The Beatles, Nina Simone, Tangerine Dream, Leadbelly, The Supremes, Tracy Chapman, Dolly Parton, Kult, Sinead O’Conner, Jimi Hendrix, Toto and Muse all have one thing in common: they’ve released a cover of the folk-blues tune “The House of the Rising Sun.” As one of the most covered songs of all time, the track serves as an exemplar of the folk tradition—music that is passed down through hearing and playing, not formal tablature.
This past February, Thando Khumalo ’23 released her debut EP, “Normal Day.” The project’s honest guitar riffs and calming vocals garnered recognition across campus. Khumalo recorded the EP in the laundry room of her hometown house in Oxford, Massachusetts.
This week, Bowdoin’s student-run radio station, WBOR, broadcast more than 40 radio shows over the FM radio waves to the Brunswick community. With the start of the semester underway, the station’s presence on campus has been felt in force during the past two weeks.
Editor’s Note, September 9, 2022 at 12 p.m.: A previous version of this article misspelled the name of the band. The correct spelling is Night Hawk, not Nighthawk. While most Bowdoin students returned to a campus marked by pre-pandemic normalcy this fall, Colter Adams ’24 and Peyton Semjen ’24 took the semester off to explore their musical passions with their new band, Night Hawk.
“Grampa and Gramma called the outdoors ‘a garden of natural healing,’” reads the Grampa’s Garden Website. From the moment you open the door to Grampa’s Garden Sensory Adventure Spa on Maine Street, it’s clear this place is unique.
Most of my memories are musical. When I reflect on stories from childhood, vivid images are punctuated by songs. My parents’ black-and-white tiled kitchen (before they renovated) is filled with the sounds of Delta blues, a favorite of my dad’s since back when he hosted his own college radio show.
In 1980s Japan, during a time of rapid urbanization and technological advancement, a new genre of music sprouted from the era’s bustling, neon streets. Pioneered by Yokohama-born composer and historian Hiroshi Yoshimura, the artistic movement, known as “kankyo ongaku,” or “environment music,” began to spread across the nation.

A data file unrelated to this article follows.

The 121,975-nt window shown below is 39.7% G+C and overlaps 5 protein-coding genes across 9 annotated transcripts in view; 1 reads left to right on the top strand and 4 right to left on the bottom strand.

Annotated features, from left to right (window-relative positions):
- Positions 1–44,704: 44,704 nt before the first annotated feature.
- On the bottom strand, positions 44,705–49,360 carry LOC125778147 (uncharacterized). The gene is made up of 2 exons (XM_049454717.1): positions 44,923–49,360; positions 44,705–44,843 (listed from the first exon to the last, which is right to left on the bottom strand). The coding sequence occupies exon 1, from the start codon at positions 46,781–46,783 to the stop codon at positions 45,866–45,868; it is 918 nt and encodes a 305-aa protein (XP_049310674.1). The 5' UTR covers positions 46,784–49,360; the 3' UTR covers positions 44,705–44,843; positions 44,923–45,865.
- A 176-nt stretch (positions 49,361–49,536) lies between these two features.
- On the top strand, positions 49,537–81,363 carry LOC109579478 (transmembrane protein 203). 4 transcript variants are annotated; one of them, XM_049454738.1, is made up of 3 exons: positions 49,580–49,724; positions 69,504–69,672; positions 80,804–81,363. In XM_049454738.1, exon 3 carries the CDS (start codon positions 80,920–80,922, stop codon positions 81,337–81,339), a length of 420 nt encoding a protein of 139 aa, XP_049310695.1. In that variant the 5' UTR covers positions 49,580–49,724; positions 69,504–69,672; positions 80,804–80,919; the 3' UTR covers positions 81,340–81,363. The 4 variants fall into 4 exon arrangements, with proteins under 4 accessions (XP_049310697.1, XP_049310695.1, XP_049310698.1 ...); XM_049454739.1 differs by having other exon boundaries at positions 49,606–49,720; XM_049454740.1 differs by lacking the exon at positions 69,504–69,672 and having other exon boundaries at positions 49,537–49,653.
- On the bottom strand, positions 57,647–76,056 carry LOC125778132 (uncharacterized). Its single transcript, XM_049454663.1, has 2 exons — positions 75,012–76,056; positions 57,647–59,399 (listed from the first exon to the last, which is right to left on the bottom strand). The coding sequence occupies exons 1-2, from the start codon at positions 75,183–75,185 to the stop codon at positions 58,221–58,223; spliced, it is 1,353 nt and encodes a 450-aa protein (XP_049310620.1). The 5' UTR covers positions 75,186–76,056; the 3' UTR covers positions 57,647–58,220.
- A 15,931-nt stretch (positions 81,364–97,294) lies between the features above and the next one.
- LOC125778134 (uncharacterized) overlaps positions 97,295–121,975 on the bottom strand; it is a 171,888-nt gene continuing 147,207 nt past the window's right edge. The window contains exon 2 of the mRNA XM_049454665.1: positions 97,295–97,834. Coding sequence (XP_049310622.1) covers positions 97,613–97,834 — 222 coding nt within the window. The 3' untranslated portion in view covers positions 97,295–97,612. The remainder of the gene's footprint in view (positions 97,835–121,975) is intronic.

On the night of April 2, Jack Magee’s Pub hosted four student musical groups in the annual Battle of the Bands to decide the opener for Bowdoin Spring Concert headliner, rapper IDK. In the contest’s first running after three years, The Irish step dance performing group BEYONCE (Bowdoin Éireann [Ireland] Ye Olde Neo-Celtic Ensemble), and punk/emo outfit Moosecat won first and second place, respectively, both earning an opening spot at the concert.
Last Friday, rapper IDK headlined the Spring Concert in Morrell Gymnasium with a raucous reception from students. The two winners of the previous week’s Battle of the Bands contest, screamo band Moosecat and Irish band BEYONCE, opened the show.
Gliding through the noon-blue heat of the Florida interstate, my brother in the driver’s seat asks me to play a song. I’ve never heard of his request before, but trusting his judgment, I search it up on my phone and add it to the queue.
“King Creole” was the name of a mythic Cajun guitarist known for his command of various styles of rock and roll, made famous by the 1958 film named after him starring Elvis Presley. It is also the name of the bouncing intro track from Dawn Richard’s encyclopedic 2021 album, “Second Line.” Like the original “King Creole,” “Second Line” boasts Richard’s mastery of multiple genres.
Over the past two weeks, Bowdoin’s campus has seen the culminating performances of many of the College’s instrumental groups—from chamber music groups, to jazz ensembles, to the Middle Eastern Ensemble and the Bowdoin Orchestra, the latter of which concluded this series of concerts on December 7 and 8.
This past Saturday, The Non-Prophets established themselves in the Bowdoin student band scene with a debut performance at Reed House’s Fall Fest. The night also included performances by En Jamb and Mistaken for Strangers. The Non-Prophets’ formation comes on the heels of a campus-wide return to in-person, creative pursuits.